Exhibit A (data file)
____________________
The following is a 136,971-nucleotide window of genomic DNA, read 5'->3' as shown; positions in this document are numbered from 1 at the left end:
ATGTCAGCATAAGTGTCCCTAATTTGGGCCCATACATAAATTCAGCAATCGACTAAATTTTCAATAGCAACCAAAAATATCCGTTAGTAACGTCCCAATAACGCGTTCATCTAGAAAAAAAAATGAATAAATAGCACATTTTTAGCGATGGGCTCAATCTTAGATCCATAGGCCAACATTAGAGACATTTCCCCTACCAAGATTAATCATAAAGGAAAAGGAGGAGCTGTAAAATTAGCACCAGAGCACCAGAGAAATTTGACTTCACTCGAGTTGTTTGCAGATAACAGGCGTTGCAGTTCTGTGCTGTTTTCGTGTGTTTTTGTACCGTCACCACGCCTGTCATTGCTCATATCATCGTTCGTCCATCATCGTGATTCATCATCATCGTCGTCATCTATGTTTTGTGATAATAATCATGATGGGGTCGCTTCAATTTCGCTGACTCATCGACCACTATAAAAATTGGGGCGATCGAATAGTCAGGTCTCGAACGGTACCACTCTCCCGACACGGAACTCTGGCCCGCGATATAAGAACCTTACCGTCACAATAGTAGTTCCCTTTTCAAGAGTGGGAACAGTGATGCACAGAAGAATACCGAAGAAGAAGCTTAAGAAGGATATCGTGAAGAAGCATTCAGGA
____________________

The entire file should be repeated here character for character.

The following is a 136,971-nucleotide window of genomic DNA, read 5'->3' as shown; positions in this document are numbered from 1 at the left end:
ATGTCAGCATAAGTGTCCCTAATTTGGGCCCATACATAAATTCAGCAATCGACTAAATTTTCAATAGCAACCAAAAATATCCGTTAGTAACGTCCCAATAACGCGTTCATCTAGAAAAAAAAATGAATAAATAGCACATTTTTAGCGATGGGCTCAATCTTAGATCCATAGGCCAACATTAGAGACATTTCCCCTACCAAGATTAATCATAAAGGAAAAGGAGGAGCTGTAAAATTAGCACCAGAGCACCAGAGAAATTTGACTTCACTCGAGTTGTTTGCAGATAACAGGCGTTGCAGTTCTGTGCTGTTTTCGTGTGTTTTTGTACCGTCACCACGCCTGTCATTGCTCATATCATCGTTCGTCCATCATCGTGATTCATCATCATCGTCGTCATCTATGTTTTGTGATAATAATCATGATGGGGTCGCTTCAATTTCGCTGACTCATCGACCACTATAAAAATTGGGGCGATCGAATAGTCAGGTCTCGAACGGTACCACTCTCCCGACACGGAACTCTGGCCCGCGATATAAGAACCTTACCGTCACAATAGTAGTTCCCTTTTCAAGAGTGGGAACAGTGATGCACAGAAGAATACCGAAGAAGAAGCTTAAGAAGGATATCGTGAAGAAGCATTCAGGA